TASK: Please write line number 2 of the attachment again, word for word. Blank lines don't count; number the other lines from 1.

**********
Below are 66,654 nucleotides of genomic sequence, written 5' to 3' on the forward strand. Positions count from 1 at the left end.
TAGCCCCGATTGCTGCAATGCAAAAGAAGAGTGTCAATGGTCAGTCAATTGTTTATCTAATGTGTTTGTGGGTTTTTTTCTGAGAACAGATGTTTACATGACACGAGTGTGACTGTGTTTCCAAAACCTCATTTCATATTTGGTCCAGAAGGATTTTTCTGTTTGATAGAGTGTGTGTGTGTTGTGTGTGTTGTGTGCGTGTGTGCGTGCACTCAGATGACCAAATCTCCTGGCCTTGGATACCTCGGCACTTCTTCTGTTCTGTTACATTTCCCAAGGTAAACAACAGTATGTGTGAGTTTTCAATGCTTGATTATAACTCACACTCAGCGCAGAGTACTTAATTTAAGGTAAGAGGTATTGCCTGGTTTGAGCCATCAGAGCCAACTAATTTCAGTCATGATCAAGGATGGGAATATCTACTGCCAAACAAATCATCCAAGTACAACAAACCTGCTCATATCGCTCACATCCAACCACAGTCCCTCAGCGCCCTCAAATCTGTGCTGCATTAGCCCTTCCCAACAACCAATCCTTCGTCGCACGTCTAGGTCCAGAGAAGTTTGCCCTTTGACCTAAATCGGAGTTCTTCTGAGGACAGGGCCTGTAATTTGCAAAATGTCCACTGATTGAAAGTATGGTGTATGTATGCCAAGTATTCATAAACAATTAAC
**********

TAGCCCCGATTGCTGCAATGCAAAAGAAGAGTGTCAATGGTCAGTCAATTGTTTATCTAATGTGTTTGTGGGTTTTTTTCTGAGAACAGATGTTTACATGACACGAGTGTGACTGTGTTTCCAAAACCTCATTTCATATTTGGTCCAGAAGGATTTTTCTGTTTGATAGAGTGTGTGTGTGTTGTGTGTGTTGTGTGCGTGTGTGCGTGCACTCAGATGACCAAATCTCCTGGCCTTGGATACCTCGGCACTTCTTCTGTTCTGTTACATTTCCCAAGGTAAACAACAGTATGTGTGAGTTTTCAATGCTTGATTATAACTCACACTCAGCGCAGAGTACTTAATTTAAGGTAAGAGGTATTGCCTGGTTTGAGCCATCAGAGCCAACTAATTTCAGTCATGATCAAGGATGGGAATATCTACTGCCAAACAAATCATCCAAGTACAACAAACCTGCTCATATCGCTCACATCCAACCACAGTCCCTCAGCGCCCTCAAATCTGTGCTGCATTAGCCCTTCCCAACAACCAATCCTTCGTCGCACGTCTAGGTCCAGAGAAGTTTGCCCTTTGACCTAAATCGGAGTTCTTCTGAGGACAGGGCCTGTAATTTGCAAAATGTCCACTGATTGAAAGTATGGTGTATGTATGCCAAGTATTCATAAACAATTAAC